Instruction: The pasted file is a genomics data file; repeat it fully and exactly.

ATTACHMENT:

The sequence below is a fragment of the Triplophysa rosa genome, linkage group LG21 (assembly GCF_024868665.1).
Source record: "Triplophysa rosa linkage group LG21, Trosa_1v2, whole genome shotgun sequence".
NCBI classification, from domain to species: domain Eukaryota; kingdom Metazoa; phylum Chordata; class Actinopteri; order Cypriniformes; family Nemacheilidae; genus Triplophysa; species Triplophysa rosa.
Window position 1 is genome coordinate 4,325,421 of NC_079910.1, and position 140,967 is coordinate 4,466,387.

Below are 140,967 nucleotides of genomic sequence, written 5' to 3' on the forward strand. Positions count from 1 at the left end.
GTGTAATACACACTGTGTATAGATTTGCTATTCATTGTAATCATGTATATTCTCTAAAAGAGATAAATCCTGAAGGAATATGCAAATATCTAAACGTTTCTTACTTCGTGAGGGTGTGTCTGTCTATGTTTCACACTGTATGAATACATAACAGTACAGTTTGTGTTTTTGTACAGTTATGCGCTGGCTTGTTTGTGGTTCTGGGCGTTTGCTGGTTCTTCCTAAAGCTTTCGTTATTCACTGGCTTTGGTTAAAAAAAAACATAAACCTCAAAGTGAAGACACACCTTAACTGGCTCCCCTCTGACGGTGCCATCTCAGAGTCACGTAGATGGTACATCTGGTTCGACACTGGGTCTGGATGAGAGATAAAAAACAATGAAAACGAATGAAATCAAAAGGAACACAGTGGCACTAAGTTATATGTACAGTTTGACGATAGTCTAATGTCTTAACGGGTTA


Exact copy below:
The sequence below is a fragment of the Triplophysa rosa genome, linkage group LG21 (assembly GCF_024868665.1).
Source record: "Triplophysa rosa linkage group LG21, Trosa_1v2, whole genome shotgun sequence".
NCBI classification, from domain to species: domain Eukaryota; kingdom Metazoa; phylum Chordata; class Actinopteri; order Cypriniformes; family Nemacheilidae; genus Triplophysa; species Triplophysa rosa.
Window position 1 is genome coordinate 4,325,421 of NC_079910.1, and position 140,967 is coordinate 4,466,387.

Below are 140,967 nucleotides of genomic sequence, written 5' to 3' on the forward strand. Positions count from 1 at the left end.
GTGTAATACACACTGTGTATAGATTTGCTATTCATTGTAATCATGTATATTCTCTAAAAGAGATAAATCCTGAAGGAATATGCAAATATCTAAACGTTTCTTACTTCGTGAGGGTGTGTCTGTCTATGTTTCACACTGTATGAATACATAACAGTACAGTTTGTGTTTTTGTACAGTTATGCGCTGGCTTGTTTGTGGTTCTGGGCGTTTGCTGGTTCTTCCTAAAGCTTTCGTTATTCACTGGCTTTGGTTAAAAAAAAACATAAACCTCAAAGTGAAGACACACCTTAACTGGCTCCCCTCTGACGGTGCCATCTCAGAGTCACGTAGATGGTACATCTGGTTCGACACTGGGTCTGGATGAGAGATAAAAAACAATGAAAACGAATGAAATCAAAAGGAACACAGTGGCACTAAGTTATATGTACAGTTTGACGATAGTCTAATGTCTTAACGGGTTA